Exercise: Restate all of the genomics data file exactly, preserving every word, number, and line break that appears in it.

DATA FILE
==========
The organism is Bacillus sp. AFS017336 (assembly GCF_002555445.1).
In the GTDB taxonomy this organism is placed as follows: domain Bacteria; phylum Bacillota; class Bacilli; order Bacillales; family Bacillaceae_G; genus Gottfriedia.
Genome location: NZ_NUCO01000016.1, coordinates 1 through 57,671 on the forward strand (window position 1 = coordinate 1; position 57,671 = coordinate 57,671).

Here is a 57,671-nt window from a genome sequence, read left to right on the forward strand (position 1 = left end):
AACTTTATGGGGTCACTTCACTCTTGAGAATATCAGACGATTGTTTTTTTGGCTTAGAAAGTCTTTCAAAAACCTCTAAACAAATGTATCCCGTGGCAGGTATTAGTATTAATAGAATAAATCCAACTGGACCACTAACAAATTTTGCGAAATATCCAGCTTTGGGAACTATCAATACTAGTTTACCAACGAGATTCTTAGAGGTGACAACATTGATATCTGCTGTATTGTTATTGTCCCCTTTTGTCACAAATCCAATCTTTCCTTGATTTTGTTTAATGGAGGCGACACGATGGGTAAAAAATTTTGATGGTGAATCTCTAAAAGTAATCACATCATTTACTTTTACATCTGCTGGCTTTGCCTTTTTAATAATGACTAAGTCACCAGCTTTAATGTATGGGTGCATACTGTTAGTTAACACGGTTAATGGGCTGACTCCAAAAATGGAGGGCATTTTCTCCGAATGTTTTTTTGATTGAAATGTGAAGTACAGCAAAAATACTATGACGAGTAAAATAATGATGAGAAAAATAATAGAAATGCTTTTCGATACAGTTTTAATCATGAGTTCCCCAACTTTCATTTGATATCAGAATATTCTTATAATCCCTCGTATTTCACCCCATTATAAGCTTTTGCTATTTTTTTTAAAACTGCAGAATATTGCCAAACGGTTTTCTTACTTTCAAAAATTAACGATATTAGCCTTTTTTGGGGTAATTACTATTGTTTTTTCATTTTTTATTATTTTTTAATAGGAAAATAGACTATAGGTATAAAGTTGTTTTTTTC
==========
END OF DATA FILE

The organism is Bacillus sp. AFS017336 (assembly GCF_002555445.1).
In the GTDB taxonomy this organism is placed as follows: domain Bacteria; phylum Bacillota; class Bacilli; order Bacillales; family Bacillaceae_G; genus Gottfriedia.
Genome location: NZ_NUCO01000016.1, coordinates 1 through 57,671 on the forward strand (window position 1 = coordinate 1; position 57,671 = coordinate 57,671).

Here is a 57,671-nt window from a genome sequence, read left to right on the forward strand (position 1 = left end):
AACTTTATGGGGTCACTTCACTCTTGAGAATATCAGACGATTGTTTTTTTGGCTTAGAAAGTCTTTCAAAAACCTCTAAACAAATGTATCCCGTGGCAGGTATTAGTATTAATAGAATAAATCCAACTGGACCACTAACAAATTTTGCGAAATATCCAGCTTTGGGAACTATCAATACTAGTTTACCAACGAGATTCTTAGAGGTGACAACATTGATATCTGCTGTATTGTTATTGTCCCCTTTTGTCACAAATCCAATCTTTCCTTGATTTTGTTTAATGGAGGCGACACGATGGGTAAAAAATTTTGATGGTGAATCTCTAAAAGTAATCACATCATTTACTTTTACATCTGCTGGCTTTGCCTTTTTAATAATGACTAAGTCACCAGCTTTAATGTATGGGTGCATACTGTTAGTTAACACGGTTAATGGGCTGACTCCAAAAATGGAGGGCATTTTCTCCGAATGTTTTTTTGATTGAAATGTGAAGTACAGCAAAAATACTATGACGAGTAAAATAATGATGAGAAAAATAATAGAAATGCTTTTCGATACAGTTTTAATCATGAGTTCCCCAACTTTCATTTGATATCAGAATATTCTTATAATCCCTCGTATTTCACCCCATTATAAGCTTTTGCTATTTTTTTTAAAACTGCAGAATATTGCCAAACGGTTTTCTTACTTTCAAAAATTAACGATATTAGCCTTTTTTGGGGTAATTACTATTGTTTTTTCATTTTTTATTATTTTTTAATAGGAAAATAGACTATAGGTATAAAGTTGTTTTTTTC